Diva, the series produced by GMA, features Dr. Vicky Belo of the Belo Medical Group acting as herself, a cosmetic surgeon in charge to transform Sam, the ugly lead character played by Regine Velasquez, into a beauteous diva. Then Sam, and soon the beautified character (as the copy suggests), on the other hand is the featured model in Belo’s billboard! That’s mutualism at work! =)



Well, I actually don’t know what else is happening in their campaign or story but I think this is one concept that they can further explode in other media touchpoints. A colleague told me that this is similar to what ABS-CBN and Bacolod Chicken Inasal did for Judy Ann Santos' drama series Ysabella.  Anyway, hats off to the brilliant minds behind these executions!

Note: Photos are from Diva and Belo fanpage sites.

Monday, May 10, 2010

If I were President, I would...

If you were given a chance to be the President of the Republic of the Philippines, what would you do?  This is your chance to make your dream become a reality, feel like a President and express your thoughts!

If you are a kid or a kid at heart, and  have great dreams for your country, this is your time to be heard!

Join UNICEF Philippines'  “If I were President” campaign in celebration of the May 2010 National Elections. Just complete the sentence “If I were President, I would...”, draw your idea on a piece of paper and send your picture (max. file size: 1 MB) with your artwork/idea to psfrmanila@unicef.org.

Be sure to write your name, age and location. The winner gets a real UNICEF field worker pack, a tour of the UNICEF Philippines office, and a courtesy call with UNICEF Philippines Representative Vanessa Tobin.

Send your entries until May 31, 2010. Let your voice be heard! Join now! UNICEF welcomes positive and encouraging ideas. =)

Here are some of the initial entries:

Nick, 8 years old from Mandaluyong
Angeli, 9 years old from Quezon City. 
Christian, 13 years old from Quezon City. 
Philip, 10 years old.

Denis, 14 years old from Caloocan City. 



Note: Information and photos courtesy of UNICEF Philippines.

Friday, May 7, 2010

I Vote for MDG, Dapat Ikaw Din -- Pinoy Artists on Millennium Development Goals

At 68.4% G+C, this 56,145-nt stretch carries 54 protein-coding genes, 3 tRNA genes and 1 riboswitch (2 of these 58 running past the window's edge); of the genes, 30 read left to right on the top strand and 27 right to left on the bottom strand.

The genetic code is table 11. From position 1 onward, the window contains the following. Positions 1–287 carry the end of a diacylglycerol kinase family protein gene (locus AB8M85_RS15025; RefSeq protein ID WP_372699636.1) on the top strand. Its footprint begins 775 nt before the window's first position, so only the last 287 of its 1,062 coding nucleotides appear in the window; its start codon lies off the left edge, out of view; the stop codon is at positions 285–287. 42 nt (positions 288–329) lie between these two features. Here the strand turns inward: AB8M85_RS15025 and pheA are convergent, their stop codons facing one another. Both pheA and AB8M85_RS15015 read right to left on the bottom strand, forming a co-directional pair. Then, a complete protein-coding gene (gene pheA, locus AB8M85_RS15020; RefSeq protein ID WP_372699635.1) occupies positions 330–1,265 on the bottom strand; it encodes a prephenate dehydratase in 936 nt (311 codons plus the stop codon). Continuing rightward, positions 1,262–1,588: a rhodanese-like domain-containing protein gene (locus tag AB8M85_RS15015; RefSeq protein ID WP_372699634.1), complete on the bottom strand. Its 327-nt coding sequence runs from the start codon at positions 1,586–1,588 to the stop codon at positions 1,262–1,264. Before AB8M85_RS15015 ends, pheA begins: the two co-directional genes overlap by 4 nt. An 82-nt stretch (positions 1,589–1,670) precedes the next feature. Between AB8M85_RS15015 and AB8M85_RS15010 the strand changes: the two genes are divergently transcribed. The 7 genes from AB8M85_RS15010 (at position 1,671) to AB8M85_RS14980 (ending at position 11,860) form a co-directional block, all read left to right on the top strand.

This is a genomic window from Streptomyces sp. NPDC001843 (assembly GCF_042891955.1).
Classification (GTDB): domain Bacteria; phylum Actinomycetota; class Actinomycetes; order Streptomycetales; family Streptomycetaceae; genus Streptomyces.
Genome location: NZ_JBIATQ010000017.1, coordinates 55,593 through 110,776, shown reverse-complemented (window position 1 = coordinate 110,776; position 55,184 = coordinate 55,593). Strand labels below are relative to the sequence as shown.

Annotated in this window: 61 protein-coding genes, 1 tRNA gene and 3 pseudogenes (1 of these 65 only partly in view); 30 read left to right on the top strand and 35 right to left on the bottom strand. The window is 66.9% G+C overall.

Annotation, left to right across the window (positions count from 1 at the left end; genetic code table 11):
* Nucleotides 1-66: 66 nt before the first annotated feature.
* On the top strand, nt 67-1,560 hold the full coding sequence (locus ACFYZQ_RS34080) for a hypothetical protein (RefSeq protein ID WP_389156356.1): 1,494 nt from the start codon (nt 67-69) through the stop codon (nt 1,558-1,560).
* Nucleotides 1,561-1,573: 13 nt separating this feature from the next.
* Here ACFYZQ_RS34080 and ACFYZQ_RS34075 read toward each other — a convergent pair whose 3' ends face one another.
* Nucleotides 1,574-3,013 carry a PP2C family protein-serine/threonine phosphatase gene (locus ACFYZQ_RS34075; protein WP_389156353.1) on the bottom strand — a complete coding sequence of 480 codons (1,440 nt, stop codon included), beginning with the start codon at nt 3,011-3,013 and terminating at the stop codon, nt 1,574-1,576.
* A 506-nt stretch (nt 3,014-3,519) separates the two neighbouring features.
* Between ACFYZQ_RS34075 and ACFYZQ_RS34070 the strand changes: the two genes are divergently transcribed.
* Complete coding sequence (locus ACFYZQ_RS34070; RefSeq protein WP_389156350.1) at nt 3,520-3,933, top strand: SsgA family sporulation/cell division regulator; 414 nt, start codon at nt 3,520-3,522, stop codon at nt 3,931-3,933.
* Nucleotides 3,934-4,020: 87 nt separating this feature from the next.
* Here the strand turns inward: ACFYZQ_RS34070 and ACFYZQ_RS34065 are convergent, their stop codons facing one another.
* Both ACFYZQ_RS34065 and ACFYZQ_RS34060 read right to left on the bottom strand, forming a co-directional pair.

Action & Event-ure:

Sixteen days ago, Tatak Digitista shared with you the "I Vote for MDG" campaign which revisited the eight Millennium Development Goals or MDGs adopted by 189 world leaders from rich and poor countries, as part of the Millennium Declaration signed in 2000. These leaders agreed to achieve the Goals by 2015.

I hope Tatak Digitista, through its own little way, was able to help you craft the best decisions in choosing our future leaders.  Capping the "I Vote for MDG" series is an all-star video featuring the artists and celebrities who supported the campaign.


video
 Various artists on Millennium Development Goals

They are:

KC Concepcion on MDG no. 1 - Eradicate extreme poverty and hunger.
Gary Valenciano on MDG no. 2 - Achieve universal primary education.
Miriam Quiambao on MDG no. 3 - Promote gender equality and empower women.
Zaijian Jaranilla on MDG no. 4 - Reduce child mortality.
Lea Salonga on MDG no. 5 - Improve maternal health.
Wango Gallaga on MDG no. 6 - Combat HIV/AIDS, malaria and other diseases.
Chinchin Gutierrez on MDG no. 7 - Ensure environmental sustainability.
Various artists on MDG no. 8 - Develop a global partnership for development.

If these 8 MDGs are achieved in 2015, what will be the face of the world?


 It will be a world of more harmony, a world that respects cultural and religious diversity and a world that has dramatically decreased the number of extremely poor.

The MDGs strike at the heart of what needs to be changed in the present. They are about a better future and what is possible, a future that we have chosen to take because we all believe in change and transformation into a better world – a world where no one can say that he is deprived of three square full meals a day; where each one of us had many choices; where every child can be properly nurtures, educated with life skills for a good future; where women are treated equally and enjoy equal opportunities; where we can breathe clean air, drink clean and safe water, enjoy the leisures that a clean environment provides and maintain food supply from a productive environment – a world that adheres to peace and security, respects human rights, practices good governance and protects the poor and vulnerable.

Human development is at the heart of the MDGs. In the final analysis, what should really drive all of us to attain the MDGs is the human development goal. The MDGs are all about creating an environment in which people can develop their full potential and lead productive and creative lives in accord with their needs and interests. These cannot be achieved if poverty persists, if access to education, knowledge, health and proper nutrition is denied and if developed countries remain oblivious to the inequitable conditions in the rest of the world.

The MDGs are feasible, but action is needed. The MDGs can be achieved, and they must be achieved because they are our future.

So, again, Let's Stand United, Fight Poverty.  

Vote Wisely!  Vote for MDG!